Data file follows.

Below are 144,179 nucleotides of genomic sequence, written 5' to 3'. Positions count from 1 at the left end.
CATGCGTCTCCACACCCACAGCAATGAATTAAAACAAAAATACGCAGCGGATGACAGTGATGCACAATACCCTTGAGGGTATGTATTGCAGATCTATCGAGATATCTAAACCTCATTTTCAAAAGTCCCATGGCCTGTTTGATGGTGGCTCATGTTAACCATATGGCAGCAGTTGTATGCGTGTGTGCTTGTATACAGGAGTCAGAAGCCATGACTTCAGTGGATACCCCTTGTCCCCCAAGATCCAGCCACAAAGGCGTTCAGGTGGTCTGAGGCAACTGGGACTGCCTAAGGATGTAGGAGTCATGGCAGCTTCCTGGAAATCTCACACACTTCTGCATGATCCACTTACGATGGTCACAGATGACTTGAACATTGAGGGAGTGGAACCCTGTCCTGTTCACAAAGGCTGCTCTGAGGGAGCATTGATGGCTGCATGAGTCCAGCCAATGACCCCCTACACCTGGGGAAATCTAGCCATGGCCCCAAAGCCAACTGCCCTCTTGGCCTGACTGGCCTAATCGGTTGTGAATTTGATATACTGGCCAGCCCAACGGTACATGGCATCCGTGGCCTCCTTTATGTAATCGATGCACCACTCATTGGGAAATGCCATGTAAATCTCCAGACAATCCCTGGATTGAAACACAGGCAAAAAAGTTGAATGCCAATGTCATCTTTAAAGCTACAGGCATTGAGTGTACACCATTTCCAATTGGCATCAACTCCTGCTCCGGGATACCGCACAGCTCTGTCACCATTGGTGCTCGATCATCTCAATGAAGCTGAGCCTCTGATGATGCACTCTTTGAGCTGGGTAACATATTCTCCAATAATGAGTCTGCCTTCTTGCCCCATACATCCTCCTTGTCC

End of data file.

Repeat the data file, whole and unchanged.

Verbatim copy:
Below are 144,179 nucleotides of genomic sequence, written 5' to 3'. Positions count from 1 at the left end.
CATGCGTCTCCACACCCACAGCAATGAATTAAAACAAAAATACGCAGCGGATGACAGTGATGCACAATACCCTTGAGGGTATGTATTGCAGATCTATCGAGATATCTAAACCTCATTTTCAAAAGTCCCATGGCCTGTTTGATGGTGGCTCATGTTAACCATATGGCAGCAGTTGTATGCGTGTGTGCTTGTATACAGGAGTCAGAAGCCATGACTTCAGTGGATACCCCTTGTCCCCCAAGATCCAGCCACAAAGGCGTTCAGGTGGTCTGAGGCAACTGGGACTGCCTAAGGATGTAGGAGTCATGGCAGCTTCCTGGAAATCTCACACACTTCTGCATGATCCACTTACGATGGTCACAGATGACTTGAACATTGAGGGAGTGGAACCCTGTCCTGTTCACAAAGGCTGCTCTGAGGGAGCATTGATGGCTGCATGAGTCCAGCCAATGACCCCCTACACCTGGGGAAATCTAGCCATGGCCCCAAAGCCAACTGCCCTCTTGGCCTGACTGGCCTAATCGGTTGTGAATTTGATATACTGGCCAGCCCAACGGTACATGGCATCCGTGGCCTCCTTTATGTAATCGATGCACCACTCATTGGGAAATGCCATGTAAATCTCCAGACAATCCCTGGATTGAAACACAGGCAAAAAAGTTGAATGCCAATGTCATCTTTAAAGCTACAGGCATTGAGTGTACACCATTTCCAATTGGCATCAACTCCTGCTCCGGGATACCGCACAGCTCTGTCACCATTGGTGCTCGATCATCTCAATGAAGCTGAGCCTCTGATGATGCACTCTTTGAGCTGGGTAACATATTCTCCAATAATGAGTCTGCCTTCTTGCCCCATACATCCTCCTTGTCC